Taiwan slams Elon Musk, says it's 'not for sale' nor part of China
- Taiwan is "not for sale," and neither is it part of China, said Taiwan's Ministry of Foreign Affairs.
- The message was in response to a comment made by Elon Musk during the All-In Summit, which had said that Taiwan is an integral part of China.
Taiwan is "not for sale," and neither is it part of China, said Taiwan's Ministry of Foreign Affairs, in a rebuke to Elon Musk who called the island "an integral part of China."
"Listen up, Taiwan is not part of the PRC and certainly not for sale!" Taiwan's minister of foreign affairs, Joseph Wu, said late Wednesday on X, also formerly known as Twitter. PRC refers to the People's Republic of China, the official name of China.
The message was in response to a comment made by Musk during the All-In Summit, which was recently held in Los Angeles.
"I think I understand China well. I've been there many times and have met with senior leadership at many levels ... for many years," Musk said. "I think I've got a pretty good understanding as an outsider of China."
Taiwan has been governed independently of China since the island split from the mainland in a civil war in 1949. Beijing continues to view Taiwan as part of its territory that should be reunited with the mainland, by force if necessary.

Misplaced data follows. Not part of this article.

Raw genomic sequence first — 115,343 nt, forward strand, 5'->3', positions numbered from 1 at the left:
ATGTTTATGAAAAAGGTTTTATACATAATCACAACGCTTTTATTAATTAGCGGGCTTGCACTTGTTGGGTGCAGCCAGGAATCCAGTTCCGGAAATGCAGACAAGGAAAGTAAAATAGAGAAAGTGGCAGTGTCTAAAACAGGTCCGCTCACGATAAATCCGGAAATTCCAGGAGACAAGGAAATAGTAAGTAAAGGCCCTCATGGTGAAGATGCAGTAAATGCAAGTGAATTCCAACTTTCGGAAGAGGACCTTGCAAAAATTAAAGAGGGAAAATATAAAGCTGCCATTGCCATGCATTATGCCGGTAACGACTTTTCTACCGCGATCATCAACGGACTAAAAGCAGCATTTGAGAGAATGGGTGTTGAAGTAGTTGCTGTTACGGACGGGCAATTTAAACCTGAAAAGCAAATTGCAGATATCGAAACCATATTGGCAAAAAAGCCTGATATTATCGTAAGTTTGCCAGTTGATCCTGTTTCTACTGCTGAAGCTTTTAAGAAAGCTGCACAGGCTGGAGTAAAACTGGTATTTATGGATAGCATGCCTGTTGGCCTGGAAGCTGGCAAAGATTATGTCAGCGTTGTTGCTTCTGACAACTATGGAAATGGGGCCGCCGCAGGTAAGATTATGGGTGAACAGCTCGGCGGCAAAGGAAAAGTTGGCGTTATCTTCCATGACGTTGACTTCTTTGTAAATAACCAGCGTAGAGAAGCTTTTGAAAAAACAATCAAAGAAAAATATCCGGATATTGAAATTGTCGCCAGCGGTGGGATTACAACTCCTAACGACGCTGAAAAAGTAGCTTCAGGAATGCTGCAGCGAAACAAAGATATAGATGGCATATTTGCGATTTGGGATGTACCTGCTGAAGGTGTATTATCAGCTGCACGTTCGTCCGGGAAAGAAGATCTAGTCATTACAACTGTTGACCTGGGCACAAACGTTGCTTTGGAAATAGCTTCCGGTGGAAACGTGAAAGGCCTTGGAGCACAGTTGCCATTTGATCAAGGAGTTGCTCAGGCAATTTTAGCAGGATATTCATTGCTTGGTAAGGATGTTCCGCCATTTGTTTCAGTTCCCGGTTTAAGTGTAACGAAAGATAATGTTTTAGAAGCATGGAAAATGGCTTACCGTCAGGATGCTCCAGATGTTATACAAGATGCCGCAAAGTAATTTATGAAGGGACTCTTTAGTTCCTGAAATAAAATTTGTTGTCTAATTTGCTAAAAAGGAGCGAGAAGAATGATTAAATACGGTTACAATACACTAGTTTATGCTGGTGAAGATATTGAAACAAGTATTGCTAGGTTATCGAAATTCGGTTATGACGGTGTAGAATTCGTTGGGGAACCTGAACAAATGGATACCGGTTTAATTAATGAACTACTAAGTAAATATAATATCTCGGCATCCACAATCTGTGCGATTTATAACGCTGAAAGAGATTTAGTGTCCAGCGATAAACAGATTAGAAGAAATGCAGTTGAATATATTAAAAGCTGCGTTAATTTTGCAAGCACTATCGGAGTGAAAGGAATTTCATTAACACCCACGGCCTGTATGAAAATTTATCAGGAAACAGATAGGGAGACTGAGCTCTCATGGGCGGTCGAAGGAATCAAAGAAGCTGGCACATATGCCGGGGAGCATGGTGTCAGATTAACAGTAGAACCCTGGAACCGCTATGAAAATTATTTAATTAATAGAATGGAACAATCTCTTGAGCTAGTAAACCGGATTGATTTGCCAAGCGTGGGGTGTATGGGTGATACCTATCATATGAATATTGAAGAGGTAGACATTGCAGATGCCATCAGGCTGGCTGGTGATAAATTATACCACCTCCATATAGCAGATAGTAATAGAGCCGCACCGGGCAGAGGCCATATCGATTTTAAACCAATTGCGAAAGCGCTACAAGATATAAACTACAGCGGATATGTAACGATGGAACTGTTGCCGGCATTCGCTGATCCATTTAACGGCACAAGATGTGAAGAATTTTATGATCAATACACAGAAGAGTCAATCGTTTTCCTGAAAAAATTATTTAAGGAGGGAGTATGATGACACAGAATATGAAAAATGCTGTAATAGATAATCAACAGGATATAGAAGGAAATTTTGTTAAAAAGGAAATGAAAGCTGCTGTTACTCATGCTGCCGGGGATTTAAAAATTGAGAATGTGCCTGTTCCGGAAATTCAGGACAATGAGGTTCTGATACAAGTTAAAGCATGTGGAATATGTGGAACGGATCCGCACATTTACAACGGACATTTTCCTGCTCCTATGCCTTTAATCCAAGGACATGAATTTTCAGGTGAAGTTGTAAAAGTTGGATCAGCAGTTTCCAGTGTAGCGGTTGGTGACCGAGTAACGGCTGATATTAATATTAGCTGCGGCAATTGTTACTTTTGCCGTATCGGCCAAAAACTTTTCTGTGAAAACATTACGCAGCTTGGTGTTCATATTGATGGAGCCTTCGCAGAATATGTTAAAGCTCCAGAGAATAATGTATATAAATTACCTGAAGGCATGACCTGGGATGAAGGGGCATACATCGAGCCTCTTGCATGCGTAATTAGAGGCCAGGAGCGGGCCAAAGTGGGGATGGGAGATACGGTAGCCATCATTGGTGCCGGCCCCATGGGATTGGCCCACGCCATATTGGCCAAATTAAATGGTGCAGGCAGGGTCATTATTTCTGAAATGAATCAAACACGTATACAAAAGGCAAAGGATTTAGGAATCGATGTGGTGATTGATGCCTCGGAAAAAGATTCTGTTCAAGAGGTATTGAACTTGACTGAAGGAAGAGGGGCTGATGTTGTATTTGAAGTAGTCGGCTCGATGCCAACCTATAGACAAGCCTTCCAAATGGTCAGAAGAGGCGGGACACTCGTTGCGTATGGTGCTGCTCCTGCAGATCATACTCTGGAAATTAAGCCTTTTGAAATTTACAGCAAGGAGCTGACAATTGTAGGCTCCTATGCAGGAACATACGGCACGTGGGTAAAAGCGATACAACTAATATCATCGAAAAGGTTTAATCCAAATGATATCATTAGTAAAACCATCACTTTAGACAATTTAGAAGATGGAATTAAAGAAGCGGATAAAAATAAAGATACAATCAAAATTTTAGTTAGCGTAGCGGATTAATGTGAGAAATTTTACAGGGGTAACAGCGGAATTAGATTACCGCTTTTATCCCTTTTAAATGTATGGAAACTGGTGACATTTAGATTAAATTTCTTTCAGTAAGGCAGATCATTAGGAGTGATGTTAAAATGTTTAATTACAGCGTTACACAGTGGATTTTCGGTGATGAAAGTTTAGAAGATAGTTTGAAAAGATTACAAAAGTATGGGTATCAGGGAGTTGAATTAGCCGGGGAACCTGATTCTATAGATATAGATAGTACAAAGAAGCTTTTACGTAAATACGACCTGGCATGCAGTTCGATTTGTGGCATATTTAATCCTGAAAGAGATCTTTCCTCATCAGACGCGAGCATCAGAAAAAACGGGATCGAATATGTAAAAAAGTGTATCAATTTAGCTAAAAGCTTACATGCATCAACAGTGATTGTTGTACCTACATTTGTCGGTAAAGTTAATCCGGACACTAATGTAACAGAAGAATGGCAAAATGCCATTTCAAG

Musk, CEO of X, SpaceX, as well as electric car maker Tesla, went on to say: China's policy "has been to reunite Taiwan with China. From their standpoint, maybe it is analogous to Hawaii or something like that, like an integral part of China that is arbitrarily not part of China."
CNBC could not immediately reach Musk for comment outside office hours.
Wu, in his tweet, added that he hoped Musk could also ask the Chinese Communist Party to allow its people access to X, which is currently banned in China.
"Hope Elon Musk can also ask the CCP to open X to its people. Perhaps he thinks banning it is a good policy, like turning off Starlink to thwart Ukraine's counterstrike against Russia," Wu said.
In the early days of Russia's war on Ukraine, Musk had reportedly curtailed a Ukrainian military attack on Russia by limiting access to the SpaceX's Starlink satellite network. The move attracted backlash from Ukraine and Sen. Elizabeth Warren.
This is not the first time that Musk has drawn ire from the self-ruled island.
Last October, the billionaire also drew a rebuke from Taiwan for his suggestion that tensions between China and Taiwan could be resolved if Beijing had some control over Taiwan.
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